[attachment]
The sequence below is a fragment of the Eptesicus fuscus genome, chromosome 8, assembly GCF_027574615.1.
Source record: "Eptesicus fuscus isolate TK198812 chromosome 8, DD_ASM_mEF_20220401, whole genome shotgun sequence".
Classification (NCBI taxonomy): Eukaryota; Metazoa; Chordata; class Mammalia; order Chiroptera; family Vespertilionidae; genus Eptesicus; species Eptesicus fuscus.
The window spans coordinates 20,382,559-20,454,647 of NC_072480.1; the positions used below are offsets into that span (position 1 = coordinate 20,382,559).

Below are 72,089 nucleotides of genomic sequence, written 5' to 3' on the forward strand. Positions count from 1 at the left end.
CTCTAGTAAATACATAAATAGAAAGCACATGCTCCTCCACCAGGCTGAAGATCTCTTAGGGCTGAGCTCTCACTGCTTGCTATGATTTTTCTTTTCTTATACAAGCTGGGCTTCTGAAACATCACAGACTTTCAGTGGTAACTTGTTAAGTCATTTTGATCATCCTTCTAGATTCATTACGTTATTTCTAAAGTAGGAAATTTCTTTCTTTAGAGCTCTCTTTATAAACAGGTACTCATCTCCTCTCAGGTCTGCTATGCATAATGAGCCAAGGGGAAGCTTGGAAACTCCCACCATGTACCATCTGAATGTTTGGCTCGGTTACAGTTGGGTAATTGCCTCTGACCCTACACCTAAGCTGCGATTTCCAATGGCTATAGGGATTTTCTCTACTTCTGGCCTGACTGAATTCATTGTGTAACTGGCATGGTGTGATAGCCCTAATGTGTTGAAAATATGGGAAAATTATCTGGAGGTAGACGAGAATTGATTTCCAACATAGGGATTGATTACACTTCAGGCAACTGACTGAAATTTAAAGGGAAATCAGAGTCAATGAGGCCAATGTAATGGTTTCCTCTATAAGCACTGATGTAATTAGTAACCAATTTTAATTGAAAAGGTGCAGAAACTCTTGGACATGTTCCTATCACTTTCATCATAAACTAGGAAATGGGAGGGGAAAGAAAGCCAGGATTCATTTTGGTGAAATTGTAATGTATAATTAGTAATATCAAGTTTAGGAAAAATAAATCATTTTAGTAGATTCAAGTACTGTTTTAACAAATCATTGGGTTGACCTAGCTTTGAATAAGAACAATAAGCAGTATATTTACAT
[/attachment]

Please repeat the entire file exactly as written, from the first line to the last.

The sequence below is a fragment of the Eptesicus fuscus genome, chromosome 8, assembly GCF_027574615.1.
Source record: "Eptesicus fuscus isolate TK198812 chromosome 8, DD_ASM_mEF_20220401, whole genome shotgun sequence".
Classification (NCBI taxonomy): Eukaryota; Metazoa; Chordata; class Mammalia; order Chiroptera; family Vespertilionidae; genus Eptesicus; species Eptesicus fuscus.
The window spans coordinates 20,382,559-20,454,647 of NC_072480.1; the positions used below are offsets into that span (position 1 = coordinate 20,382,559).

Below are 72,089 nucleotides of genomic sequence, written 5' to 3' on the forward strand. Positions count from 1 at the left end.
CTCTAGTAAATACATAAATAGAAAGCACATGCTCCTCCACCAGGCTGAAGATCTCTTAGGGCTGAGCTCTCACTGCTTGCTATGATTTTTCTTTTCTTATACAAGCTGGGCTTCTGAAACATCACAGACTTTCAGTGGTAACTTGTTAAGTCATTTTGATCATCCTTCTAGATTCATTACGTTATTTCTAAAGTAGGAAATTTCTTTCTTTAGAGCTCTCTTTATAAACAGGTACTCATCTCCTCTCAGGTCTGCTATGCATAATGAGCCAAGGGGAAGCTTGGAAACTCCCACCATGTACCATCTGAATGTTTGGCTCGGTTACAGTTGGGTAATTGCCTCTGACCCTACACCTAAGCTGCGATTTCCAATGGCTATAGGGATTTTCTCTACTTCTGGCCTGACTGAATTCATTGTGTAACTGGCATGGTGTGATAGCCCTAATGTGTTGAAAATATGGGAAAATTATCTGGAGGTAGACGAGAATTGATTTCCAACATAGGGATTGATTACACTTCAGGCAACTGACTGAAATTTAAAGGGAAATCAGAGTCAATGAGGCCAATGTAATGGTTTCCTCTATAAGCACTGATGTAATTAGTAACCAATTTTAATTGAAAAGGTGCAGAAACTCTTGGACATGTTCCTATCACTTTCATCATAAACTAGGAAATGGGAGGGGAAAGAAAGCCAGGATTCATTTTGGTGAAATTGTAATGTATAATTAGTAATATCAAGTTTAGGAAAAATAAATCATTTTAGTAGATTCAAGTACTGTTTTAACAAATCATTGGGTTGACCTAGCTTTGAATAAGAACAATAAGCAGTATATTTACAT